So here’s today’s pub quiz question: which tech company performed overall better than any other technology firm in 2012? The chances are you might say Apple or Google. After all, Apple had by far the highest net income in 2012 in spite of today’s excellent results from Google. You might be tempted to answer the question with Facebook or perhaps take a punt on Groupon – yet both of those had dismal stock market performances, wiping large amounts off their valuation.
For a company to be doing well its net income has to be good – preferably better than last year’s – plus its actual value should increase, as reflected in share price. So which company had both of those in 2012?
The answer is a business which only has 200m users – absolutely tiny compared to the more than 1bn on Facebook or similar amounts that use Google every day. Gosh more people even own an iPod than use this business. But the company – in spite of its comparative smallness in the technology sector – saw its stock market performance outshine the competition and its net revenues rise by the greatest percentage.
The company is LinkedIn. So the second pub quiz question therefore is this: what is different about LinkedIn in comparison with other tech companies?
The answer is that unlike Apple, or Google or Microsoft, the company is focused on one thing – business networking for jobs. Indeed, only recently the firm has started to strip out unnecessary parts of its website which take it away from that core – such as LinkedIn Answers.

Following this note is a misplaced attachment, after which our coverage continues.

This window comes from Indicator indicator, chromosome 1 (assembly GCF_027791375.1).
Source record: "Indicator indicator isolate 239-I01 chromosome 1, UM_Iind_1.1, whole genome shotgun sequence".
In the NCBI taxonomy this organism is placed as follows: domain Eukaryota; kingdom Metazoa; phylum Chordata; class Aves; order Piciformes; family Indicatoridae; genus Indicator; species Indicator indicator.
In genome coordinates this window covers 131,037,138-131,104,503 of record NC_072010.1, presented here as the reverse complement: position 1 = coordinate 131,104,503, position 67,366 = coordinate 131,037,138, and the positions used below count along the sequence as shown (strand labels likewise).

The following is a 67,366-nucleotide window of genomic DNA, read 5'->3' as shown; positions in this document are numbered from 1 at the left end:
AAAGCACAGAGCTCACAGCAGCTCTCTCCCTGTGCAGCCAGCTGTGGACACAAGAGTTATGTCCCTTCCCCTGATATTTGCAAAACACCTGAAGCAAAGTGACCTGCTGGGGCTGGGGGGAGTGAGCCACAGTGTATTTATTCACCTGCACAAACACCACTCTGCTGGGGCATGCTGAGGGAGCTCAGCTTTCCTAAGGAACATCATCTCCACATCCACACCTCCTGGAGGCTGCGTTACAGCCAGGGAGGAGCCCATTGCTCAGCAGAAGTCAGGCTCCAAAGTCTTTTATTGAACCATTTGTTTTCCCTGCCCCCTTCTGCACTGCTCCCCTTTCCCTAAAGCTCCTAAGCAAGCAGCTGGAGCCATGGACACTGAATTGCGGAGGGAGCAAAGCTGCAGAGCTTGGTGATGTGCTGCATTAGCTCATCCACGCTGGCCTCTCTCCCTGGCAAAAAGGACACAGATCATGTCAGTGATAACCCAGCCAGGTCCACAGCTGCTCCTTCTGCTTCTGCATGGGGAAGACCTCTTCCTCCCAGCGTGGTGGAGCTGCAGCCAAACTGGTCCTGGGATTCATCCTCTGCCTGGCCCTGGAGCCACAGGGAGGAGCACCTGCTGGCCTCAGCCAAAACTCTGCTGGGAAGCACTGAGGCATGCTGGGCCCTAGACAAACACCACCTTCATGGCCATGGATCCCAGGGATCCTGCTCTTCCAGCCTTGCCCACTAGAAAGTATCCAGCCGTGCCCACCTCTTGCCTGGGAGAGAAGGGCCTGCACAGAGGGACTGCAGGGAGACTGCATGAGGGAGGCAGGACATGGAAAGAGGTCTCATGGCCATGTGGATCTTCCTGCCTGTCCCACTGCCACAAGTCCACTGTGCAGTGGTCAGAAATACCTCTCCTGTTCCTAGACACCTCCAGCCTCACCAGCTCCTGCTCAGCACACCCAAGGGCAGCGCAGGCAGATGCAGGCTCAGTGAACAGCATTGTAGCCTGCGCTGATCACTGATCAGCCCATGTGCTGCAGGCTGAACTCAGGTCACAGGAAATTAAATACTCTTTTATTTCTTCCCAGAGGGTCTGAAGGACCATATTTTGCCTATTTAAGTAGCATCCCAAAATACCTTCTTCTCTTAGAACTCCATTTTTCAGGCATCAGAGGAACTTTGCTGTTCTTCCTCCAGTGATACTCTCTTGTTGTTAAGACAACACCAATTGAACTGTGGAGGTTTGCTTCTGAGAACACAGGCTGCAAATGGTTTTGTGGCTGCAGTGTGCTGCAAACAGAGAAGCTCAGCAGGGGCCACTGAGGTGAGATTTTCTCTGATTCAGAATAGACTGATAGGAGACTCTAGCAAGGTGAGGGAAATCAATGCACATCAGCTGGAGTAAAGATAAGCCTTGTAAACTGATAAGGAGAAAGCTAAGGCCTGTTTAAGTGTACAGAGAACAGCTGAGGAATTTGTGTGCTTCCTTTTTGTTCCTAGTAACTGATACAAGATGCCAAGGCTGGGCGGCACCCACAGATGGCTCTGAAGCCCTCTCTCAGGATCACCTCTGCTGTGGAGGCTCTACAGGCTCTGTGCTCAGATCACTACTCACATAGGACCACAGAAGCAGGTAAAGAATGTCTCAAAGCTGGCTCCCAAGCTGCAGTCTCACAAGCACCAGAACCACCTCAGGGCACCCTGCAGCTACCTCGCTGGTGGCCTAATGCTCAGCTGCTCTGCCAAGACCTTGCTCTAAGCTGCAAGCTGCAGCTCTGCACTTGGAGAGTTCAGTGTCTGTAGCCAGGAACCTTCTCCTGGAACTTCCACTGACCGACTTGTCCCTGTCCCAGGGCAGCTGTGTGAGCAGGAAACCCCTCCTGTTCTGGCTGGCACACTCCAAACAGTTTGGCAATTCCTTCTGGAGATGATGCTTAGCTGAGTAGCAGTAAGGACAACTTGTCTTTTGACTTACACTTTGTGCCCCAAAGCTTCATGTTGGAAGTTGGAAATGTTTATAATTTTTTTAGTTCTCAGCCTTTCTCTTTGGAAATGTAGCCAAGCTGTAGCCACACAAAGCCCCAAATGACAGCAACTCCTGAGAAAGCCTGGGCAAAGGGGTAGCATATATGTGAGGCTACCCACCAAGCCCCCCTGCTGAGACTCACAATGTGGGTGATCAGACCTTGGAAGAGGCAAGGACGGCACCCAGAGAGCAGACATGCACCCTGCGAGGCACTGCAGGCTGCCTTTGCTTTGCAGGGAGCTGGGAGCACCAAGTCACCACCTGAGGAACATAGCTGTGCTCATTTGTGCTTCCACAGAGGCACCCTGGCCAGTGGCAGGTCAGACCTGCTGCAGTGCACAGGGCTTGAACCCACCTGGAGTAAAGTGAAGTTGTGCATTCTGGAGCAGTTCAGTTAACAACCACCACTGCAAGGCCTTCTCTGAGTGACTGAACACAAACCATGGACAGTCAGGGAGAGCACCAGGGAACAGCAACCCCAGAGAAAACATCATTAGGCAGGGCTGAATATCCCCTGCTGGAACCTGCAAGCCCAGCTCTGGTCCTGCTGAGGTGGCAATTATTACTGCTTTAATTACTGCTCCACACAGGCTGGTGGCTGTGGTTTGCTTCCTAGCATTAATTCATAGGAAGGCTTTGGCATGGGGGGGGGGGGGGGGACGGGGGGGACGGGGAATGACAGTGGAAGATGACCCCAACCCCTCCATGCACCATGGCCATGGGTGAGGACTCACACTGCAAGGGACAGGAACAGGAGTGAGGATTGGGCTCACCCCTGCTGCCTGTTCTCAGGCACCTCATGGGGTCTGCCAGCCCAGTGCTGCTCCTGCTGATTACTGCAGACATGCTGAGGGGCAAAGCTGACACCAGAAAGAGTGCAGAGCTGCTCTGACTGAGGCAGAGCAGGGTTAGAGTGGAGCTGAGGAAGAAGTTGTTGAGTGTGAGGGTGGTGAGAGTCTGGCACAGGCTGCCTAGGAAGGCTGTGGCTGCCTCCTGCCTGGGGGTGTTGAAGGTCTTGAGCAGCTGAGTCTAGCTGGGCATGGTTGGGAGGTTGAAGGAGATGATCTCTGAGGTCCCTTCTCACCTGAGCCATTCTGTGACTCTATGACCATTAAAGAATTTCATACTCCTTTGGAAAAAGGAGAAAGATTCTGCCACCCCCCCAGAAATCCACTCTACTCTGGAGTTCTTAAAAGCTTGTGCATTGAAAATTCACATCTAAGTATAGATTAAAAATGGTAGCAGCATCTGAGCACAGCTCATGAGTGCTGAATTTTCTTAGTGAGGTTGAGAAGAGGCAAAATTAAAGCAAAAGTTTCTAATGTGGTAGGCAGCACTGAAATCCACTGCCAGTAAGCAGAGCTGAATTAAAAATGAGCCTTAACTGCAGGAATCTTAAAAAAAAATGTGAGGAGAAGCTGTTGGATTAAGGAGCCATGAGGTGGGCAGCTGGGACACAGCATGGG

Many people who run big business seem to think that the answer to their survival and success is to get bigger. They focus on big numbers, big projects, big statistics. They grow by acquisition bringing in loosely connected services and products which “extend our offer”. Ultimately, all that does is confuse the staff and confuse the customers.
LinkedIn – thus far – is bucking that trend. It is focusing, focusing and focusing. Sure, it will lose people who would like it to provide more services, but those who remain will be the core customers who rely on the company and will help it generate even more income.
It is a lesson for us all. Diversification is a mantra from big business – and frequently it fails to deliver what the directors hope for. Often it leads to problems.
Focusing on core products and services and your niche customers is the way to success – which the latest statistics on tech companies shows. Bigger is not always better.